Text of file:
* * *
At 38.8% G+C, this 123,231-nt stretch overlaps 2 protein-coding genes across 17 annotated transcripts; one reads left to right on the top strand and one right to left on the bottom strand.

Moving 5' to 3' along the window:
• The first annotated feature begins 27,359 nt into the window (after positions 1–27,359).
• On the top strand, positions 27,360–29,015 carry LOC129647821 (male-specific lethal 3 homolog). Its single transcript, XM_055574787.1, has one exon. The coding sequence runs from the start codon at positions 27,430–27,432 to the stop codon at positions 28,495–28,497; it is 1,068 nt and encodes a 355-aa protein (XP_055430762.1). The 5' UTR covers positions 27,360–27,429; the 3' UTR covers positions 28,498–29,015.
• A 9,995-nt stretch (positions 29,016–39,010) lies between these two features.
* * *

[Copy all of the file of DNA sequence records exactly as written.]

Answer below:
At 38.8% G+C, this 123,231-nt stretch overlaps 2 protein-coding genes across 17 annotated transcripts; one reads left to right on the top strand and one right to left on the bottom strand.

Moving 5' to 3' along the window:
• The first annotated feature begins 27,359 nt into the window (after positions 1–27,359).
• On the top strand, positions 27,360–29,015 carry LOC129647821 (male-specific lethal 3 homolog). Its single transcript, XM_055574787.1, has one exon. The coding sequence runs from the start codon at positions 27,430–27,432 to the stop codon at positions 28,495–28,497; it is 1,068 nt and encodes a 355-aa protein (XP_055430762.1). The 5' UTR covers positions 27,360–27,429; the 3' UTR covers positions 28,498–29,015.
• A 9,995-nt stretch (positions 29,016–39,010) lies between these two features.